Schwarzenegger’s goal was to become the greatest bodybuilder in the world, which meant becoming Mr. Olympia.  His first attempt was in 1969, when he lost to three-time champion Sergio Oliva. However, Schwarzenegger came back in 1970 and won the competition, making him the youngest ever Mr. Olympia at the age of 23, a record he still holds to this day.

He continued his winning streak in the 1971–74 competitions.  In 1975, Schwarzenegger was once again in top form, and won the title for the sixth consecutive time,  beating Franco Columbu. After the 1975 Mr. Olympia contest, Schwarzenegger announced his retirement from professional bodybuilding.

Arnold SchwarzeneggerMonths before the 1975 Mr. Olympia contest, filmmakers George Butler and Robert Fiore persuaded Schwarzenegger to compete, in order to film his training in the bodybuilding documentary called Pumping Iron. Schwarzenegger had only three months to prepare for the competition, after losing significant weight to appear in the film Stay Hungry with Jeff Bridges. Lou Ferrigno proved not to be a threat, and a lighter-than-usual Schwarzenegger convincingly won the 1975 Mr. Olympia.

Schwarzenegger came out of retirement, however, to compete in the 1980 Mr. Olympia.  Schwarzenegger was training for his role in Conan, and he got into such good shape because of the running, horseback riding and sword training, that he decided he wanted to win the Mr. Olympia contest one last time. He kept this plan a secret, in the event that a training accident would prevent his entry and cause him to lose face. Schwarzenegger had been hired to provide color commentary for network television, when he announced at the eleventh hour that while he was there: “Why not compete?” Schwarzenegger ended up winning the event with only seven weeks of preparation. After being declared Mr. Olympia for a seventh time, Schwarzenegger then officially retired from competition.Arnold Schwarzenegger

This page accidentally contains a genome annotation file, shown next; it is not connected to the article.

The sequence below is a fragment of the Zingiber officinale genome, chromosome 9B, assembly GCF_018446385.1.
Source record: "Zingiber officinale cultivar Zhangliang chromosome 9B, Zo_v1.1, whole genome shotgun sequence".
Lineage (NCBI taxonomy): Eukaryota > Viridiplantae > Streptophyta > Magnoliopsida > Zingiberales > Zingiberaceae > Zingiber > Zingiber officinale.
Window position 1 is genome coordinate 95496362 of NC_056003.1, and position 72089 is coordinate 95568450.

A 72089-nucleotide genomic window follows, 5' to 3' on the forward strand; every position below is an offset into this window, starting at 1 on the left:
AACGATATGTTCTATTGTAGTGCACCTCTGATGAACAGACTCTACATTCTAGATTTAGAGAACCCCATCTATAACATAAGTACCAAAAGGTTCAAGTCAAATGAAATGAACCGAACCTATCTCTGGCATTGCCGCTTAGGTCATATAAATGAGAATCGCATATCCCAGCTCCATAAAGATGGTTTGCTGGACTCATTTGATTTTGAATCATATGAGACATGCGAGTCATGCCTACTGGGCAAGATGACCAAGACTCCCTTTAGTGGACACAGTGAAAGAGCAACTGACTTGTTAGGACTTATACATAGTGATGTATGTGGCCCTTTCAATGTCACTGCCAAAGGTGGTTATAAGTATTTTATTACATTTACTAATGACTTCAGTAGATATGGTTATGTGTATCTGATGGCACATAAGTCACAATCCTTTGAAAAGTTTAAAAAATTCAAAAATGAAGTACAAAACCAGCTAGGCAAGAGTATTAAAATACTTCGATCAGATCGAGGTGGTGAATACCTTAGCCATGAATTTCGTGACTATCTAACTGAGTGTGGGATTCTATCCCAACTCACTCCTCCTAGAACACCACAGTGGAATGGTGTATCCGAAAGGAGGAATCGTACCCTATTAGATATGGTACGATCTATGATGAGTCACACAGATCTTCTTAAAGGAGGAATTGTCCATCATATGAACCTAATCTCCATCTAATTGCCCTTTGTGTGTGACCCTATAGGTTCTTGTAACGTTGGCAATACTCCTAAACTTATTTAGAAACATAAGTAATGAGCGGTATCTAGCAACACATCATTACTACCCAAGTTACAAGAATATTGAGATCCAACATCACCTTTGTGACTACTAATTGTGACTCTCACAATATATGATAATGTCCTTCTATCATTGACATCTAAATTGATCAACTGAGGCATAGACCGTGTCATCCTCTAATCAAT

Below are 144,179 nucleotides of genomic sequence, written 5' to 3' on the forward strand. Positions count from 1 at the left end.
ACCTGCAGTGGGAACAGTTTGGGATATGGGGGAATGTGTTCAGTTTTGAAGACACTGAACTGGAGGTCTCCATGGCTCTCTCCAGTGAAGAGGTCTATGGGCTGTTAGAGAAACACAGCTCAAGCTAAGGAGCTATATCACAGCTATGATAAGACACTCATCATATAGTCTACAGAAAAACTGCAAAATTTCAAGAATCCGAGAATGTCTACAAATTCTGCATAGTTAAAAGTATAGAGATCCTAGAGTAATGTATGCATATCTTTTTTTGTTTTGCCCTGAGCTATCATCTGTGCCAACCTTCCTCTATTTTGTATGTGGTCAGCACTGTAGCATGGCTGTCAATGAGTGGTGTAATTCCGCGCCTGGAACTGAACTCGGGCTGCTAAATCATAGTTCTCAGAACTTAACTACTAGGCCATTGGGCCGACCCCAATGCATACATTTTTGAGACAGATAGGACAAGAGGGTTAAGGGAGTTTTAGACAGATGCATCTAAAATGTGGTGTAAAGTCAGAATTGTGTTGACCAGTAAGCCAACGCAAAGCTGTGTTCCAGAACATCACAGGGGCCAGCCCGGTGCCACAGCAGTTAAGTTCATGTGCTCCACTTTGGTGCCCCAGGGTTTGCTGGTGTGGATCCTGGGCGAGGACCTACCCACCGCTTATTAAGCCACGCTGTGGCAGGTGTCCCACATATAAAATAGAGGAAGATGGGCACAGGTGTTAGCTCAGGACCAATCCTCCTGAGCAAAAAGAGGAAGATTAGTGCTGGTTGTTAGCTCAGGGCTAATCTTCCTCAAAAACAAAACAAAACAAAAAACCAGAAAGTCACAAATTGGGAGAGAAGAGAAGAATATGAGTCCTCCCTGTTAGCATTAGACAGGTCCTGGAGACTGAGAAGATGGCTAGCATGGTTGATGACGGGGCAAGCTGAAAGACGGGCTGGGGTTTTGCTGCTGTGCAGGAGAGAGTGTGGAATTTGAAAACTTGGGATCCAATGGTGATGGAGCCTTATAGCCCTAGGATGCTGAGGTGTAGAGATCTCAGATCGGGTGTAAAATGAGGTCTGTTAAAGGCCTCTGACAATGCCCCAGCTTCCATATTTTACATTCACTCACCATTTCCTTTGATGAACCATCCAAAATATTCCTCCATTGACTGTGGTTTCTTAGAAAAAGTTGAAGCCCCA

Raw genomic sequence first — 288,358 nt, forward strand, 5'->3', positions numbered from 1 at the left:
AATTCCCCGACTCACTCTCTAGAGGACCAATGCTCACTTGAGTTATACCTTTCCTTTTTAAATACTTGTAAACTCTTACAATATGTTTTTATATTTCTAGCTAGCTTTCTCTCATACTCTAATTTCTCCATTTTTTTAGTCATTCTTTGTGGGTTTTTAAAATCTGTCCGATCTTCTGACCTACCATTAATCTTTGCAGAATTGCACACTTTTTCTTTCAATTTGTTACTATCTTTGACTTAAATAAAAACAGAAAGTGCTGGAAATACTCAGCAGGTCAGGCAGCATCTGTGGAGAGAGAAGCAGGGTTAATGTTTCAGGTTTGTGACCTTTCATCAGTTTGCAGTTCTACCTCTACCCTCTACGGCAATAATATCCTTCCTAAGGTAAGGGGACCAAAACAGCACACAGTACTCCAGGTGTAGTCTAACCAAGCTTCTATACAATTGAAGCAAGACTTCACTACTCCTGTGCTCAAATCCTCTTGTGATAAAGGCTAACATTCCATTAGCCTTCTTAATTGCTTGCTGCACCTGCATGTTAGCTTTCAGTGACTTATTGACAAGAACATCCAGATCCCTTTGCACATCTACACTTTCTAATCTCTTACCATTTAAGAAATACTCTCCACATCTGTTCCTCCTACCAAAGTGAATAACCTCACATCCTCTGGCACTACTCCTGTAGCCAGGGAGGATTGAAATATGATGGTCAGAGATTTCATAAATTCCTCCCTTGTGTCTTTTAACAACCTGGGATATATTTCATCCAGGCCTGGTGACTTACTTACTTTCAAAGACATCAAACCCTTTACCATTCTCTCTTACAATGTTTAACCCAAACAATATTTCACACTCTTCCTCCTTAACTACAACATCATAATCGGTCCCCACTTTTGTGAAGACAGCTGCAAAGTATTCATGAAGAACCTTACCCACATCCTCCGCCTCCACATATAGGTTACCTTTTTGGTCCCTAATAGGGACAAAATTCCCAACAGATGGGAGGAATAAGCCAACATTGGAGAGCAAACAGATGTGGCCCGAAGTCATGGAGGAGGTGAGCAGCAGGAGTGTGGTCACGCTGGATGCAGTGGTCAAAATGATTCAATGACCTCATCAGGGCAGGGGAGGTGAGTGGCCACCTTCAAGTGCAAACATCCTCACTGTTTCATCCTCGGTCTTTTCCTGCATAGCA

One of the first competitions he won was the Junior Mr. Europe contest in 1965.  He won Mr. Europe the following year, at age 19.  He would go on to compete in, and win, many bodybuilding contests. His bodybulding victories included five Mr. Universe (4 – NABBA [England], 1 – IFBB [USA]) wins, and seven Mr. Olympia wins, a record which would stand until Lee Haney won his eighth consecutive Mr. Olympia title in 1991.

 

Bodybuilding titles

1963 Steirer Hof Competition in Graz, Austria (runner up).
1965 Junior Mr. Europe in Germany
1966 Best-Built Athlete of Europe in Germany
1966 International Powerlifting Championship in Germany
1966 Mr. Europe – amateur in Germany.
1966 NABBA Mr. Universe – amateur in London, England
1967 NABBA Mr. Universe – amateur in London, England
1968 German Powerlifting Championship in Germany
1968 IFBB Mr. International in Tijuana, Mexico
1968 NABBA Mr. Universe – professional in London, England
1968 IFBB Mr. Universe in Miami, Florida (tall class winner)
1969 IFBB Mr. Universe in New York
1969 IFBB Mr. Olympia in New York (2nd place to Sergio Olivia)
1969 NABBA Mr. Universe – professional in London, England
1969 IFBB Mr. Europe – professional in Germany
1970 NABBA Mr. Universe – professional in London, England
1970 AAU Pro Mr. World in Columbus, Ohio
1970 IFBB Mr. Olympia in New York
1971 IFBB Mr. Olympia in Paris, France
1972 IFBB Mr. Olympia in Essen, Germany
1973 IFBB Mr. Olympia in New York
1974 IFBB Mr. Olympia in New York
1975 IFBB Mr. Olympia in Pretoria, South Africa
1980 IFBB Mr. Olympia in Sydney, Australia

Official website: http://www.schwarzenegger.com/

Arnold Scwarzenegger IFBB Pro by Evolution of Bodybuilding | Bodybuilding Archives | Mr Olympia History